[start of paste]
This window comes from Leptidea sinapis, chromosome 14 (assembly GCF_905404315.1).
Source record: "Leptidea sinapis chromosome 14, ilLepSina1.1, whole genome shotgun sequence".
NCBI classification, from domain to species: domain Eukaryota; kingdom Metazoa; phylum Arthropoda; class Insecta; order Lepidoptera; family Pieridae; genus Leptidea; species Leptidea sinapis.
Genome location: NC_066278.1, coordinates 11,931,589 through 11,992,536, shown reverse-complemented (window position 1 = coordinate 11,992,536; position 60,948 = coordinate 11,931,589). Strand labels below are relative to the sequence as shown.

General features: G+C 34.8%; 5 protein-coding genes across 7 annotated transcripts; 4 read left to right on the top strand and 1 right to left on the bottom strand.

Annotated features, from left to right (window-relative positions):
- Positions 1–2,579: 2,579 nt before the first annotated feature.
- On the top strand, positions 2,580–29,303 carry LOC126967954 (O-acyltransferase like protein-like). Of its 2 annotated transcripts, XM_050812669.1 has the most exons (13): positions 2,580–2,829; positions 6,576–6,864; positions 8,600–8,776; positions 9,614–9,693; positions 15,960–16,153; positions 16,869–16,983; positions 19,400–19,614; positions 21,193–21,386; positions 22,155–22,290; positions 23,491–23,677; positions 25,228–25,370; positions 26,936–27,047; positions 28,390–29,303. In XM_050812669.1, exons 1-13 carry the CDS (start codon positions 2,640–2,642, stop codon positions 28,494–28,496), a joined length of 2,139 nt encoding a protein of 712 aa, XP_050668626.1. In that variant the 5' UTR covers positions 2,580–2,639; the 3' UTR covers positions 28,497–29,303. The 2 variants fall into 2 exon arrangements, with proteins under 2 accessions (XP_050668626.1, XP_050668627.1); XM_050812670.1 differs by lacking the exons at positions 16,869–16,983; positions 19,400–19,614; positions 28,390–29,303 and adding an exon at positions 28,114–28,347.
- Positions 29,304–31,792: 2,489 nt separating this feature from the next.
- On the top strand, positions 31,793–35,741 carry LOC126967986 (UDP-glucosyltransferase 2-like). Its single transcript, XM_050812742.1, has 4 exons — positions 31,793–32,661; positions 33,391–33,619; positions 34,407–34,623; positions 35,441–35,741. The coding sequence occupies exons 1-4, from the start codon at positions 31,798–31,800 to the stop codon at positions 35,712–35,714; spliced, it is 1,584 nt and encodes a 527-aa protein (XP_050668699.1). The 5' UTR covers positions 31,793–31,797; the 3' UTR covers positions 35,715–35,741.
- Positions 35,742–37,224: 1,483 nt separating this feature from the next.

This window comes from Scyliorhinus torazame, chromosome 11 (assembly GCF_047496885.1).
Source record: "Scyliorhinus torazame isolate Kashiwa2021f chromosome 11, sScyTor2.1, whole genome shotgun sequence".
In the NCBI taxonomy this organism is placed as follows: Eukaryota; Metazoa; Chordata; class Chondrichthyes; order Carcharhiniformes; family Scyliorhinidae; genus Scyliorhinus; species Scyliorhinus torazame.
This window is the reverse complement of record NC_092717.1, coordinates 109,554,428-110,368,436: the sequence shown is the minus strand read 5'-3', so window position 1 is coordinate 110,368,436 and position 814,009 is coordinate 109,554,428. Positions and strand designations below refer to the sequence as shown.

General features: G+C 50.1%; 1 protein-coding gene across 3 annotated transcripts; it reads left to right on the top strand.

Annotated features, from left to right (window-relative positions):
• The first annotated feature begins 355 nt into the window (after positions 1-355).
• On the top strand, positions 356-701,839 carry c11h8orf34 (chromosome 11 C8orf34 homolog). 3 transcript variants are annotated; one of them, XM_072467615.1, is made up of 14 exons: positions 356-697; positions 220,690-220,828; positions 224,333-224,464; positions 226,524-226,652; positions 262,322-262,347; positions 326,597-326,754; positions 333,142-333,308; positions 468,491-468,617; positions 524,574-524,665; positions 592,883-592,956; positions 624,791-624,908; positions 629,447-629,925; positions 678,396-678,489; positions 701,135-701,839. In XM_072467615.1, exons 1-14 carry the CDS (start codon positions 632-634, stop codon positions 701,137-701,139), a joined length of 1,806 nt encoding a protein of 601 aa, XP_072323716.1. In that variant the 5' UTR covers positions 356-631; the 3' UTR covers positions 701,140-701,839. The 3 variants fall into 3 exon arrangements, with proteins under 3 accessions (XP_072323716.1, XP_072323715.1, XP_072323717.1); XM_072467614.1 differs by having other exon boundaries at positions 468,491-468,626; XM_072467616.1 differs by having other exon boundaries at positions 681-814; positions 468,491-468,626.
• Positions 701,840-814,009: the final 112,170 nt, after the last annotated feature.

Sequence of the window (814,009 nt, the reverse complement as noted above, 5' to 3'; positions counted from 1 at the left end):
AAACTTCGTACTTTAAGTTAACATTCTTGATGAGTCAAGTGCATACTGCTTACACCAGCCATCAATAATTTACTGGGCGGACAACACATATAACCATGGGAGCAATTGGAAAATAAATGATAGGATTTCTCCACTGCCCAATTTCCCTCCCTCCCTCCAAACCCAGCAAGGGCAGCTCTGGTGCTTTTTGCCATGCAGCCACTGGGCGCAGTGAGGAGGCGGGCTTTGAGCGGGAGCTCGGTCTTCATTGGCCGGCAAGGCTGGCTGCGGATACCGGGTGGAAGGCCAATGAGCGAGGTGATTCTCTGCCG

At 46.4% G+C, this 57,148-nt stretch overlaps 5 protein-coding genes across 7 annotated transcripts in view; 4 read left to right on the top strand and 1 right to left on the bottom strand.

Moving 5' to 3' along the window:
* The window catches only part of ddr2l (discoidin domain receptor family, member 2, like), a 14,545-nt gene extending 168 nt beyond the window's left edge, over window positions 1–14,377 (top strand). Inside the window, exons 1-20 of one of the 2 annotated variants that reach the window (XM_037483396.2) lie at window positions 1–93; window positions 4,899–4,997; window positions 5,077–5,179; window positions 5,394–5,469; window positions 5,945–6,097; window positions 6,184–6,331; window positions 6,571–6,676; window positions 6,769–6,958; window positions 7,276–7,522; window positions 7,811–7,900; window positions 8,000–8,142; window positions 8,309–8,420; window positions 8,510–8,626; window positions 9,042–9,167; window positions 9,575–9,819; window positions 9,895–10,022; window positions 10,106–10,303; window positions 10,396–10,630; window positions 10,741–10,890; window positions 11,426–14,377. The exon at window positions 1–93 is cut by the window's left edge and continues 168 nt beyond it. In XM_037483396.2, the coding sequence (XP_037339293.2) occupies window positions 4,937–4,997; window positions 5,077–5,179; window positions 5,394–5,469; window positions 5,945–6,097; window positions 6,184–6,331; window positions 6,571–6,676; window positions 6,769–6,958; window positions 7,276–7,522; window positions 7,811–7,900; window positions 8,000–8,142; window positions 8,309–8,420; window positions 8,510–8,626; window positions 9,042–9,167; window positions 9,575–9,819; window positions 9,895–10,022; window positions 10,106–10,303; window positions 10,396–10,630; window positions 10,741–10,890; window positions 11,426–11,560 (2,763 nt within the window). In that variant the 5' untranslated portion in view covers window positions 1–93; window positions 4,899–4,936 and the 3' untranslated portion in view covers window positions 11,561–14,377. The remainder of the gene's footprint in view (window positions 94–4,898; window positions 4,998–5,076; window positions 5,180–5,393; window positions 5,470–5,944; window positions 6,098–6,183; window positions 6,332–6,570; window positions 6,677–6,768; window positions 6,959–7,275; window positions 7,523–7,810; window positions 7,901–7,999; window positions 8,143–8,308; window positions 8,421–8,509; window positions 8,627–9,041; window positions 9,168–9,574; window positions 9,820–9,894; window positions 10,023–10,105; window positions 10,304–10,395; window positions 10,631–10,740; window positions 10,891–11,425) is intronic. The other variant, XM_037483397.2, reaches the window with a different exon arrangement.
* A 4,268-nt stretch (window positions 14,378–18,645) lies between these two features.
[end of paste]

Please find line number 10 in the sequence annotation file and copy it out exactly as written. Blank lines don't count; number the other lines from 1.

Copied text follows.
- On the top strand, positions 31,793–35,741 carry LOC126967986 (UDP-glucosyltransferase 2-like). Its single transcript, XM_050812742.1, has 4 exons — positions 31,793–32,661; positions 33,391–33,619; positions 34,407–34,623; positions 35,441–35,741. The coding sequence occupies exons 1-4, from the start codon at positions 31,798–31,800 to the stop codon at positions 35,712–35,714; spliced, it is 1,584 nt and encodes a 527-aa protein (XP_050668699.1). The 5' UTR covers positions 31,793–31,797; the 3' UTR covers positions 35,715–35,741.